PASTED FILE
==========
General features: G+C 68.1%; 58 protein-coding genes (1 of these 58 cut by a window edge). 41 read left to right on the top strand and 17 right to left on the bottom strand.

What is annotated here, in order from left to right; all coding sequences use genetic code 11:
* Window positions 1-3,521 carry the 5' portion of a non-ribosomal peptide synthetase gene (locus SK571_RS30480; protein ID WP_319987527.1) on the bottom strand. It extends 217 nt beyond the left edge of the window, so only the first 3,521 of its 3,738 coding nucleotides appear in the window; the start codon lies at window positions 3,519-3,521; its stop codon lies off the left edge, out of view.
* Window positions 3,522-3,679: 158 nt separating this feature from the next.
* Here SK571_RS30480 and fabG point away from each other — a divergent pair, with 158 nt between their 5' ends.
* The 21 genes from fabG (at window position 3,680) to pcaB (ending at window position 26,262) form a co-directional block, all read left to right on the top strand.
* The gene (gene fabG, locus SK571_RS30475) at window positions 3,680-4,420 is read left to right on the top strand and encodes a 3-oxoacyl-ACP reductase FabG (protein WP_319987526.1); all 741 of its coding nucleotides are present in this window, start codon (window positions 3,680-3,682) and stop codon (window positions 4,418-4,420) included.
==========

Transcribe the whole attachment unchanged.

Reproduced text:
General features: G+C 68.1%; 58 protein-coding genes (1 of these 58 cut by a window edge). 41 read left to right on the top strand and 17 right to left on the bottom strand.

What is annotated here, in order from left to right; all coding sequences use genetic code 11:
* Window positions 1-3,521 carry the 5' portion of a non-ribosomal peptide synthetase gene (locus SK571_RS30480; protein ID WP_319987527.1) on the bottom strand. It extends 217 nt beyond the left edge of the window, so only the first 3,521 of its 3,738 coding nucleotides appear in the window; the start codon lies at window positions 3,519-3,521; its stop codon lies off the left edge, out of view.
* Window positions 3,522-3,679: 158 nt separating this feature from the next.
* Here SK571_RS30480 and fabG point away from each other — a divergent pair, with 158 nt between their 5' ends.
* The 21 genes from fabG (at window position 3,680) to pcaB (ending at window position 26,262) form a co-directional block, all read left to right on the top strand.
* The gene (gene fabG, locus SK571_RS30475) at window positions 3,680-4,420 is read left to right on the top strand and encodes a 3-oxoacyl-ACP reductase FabG (protein WP_319987526.1); all 741 of its coding nucleotides are present in this window, start codon (window positions 3,680-3,682) and stop codon (window positions 4,418-4,420) included.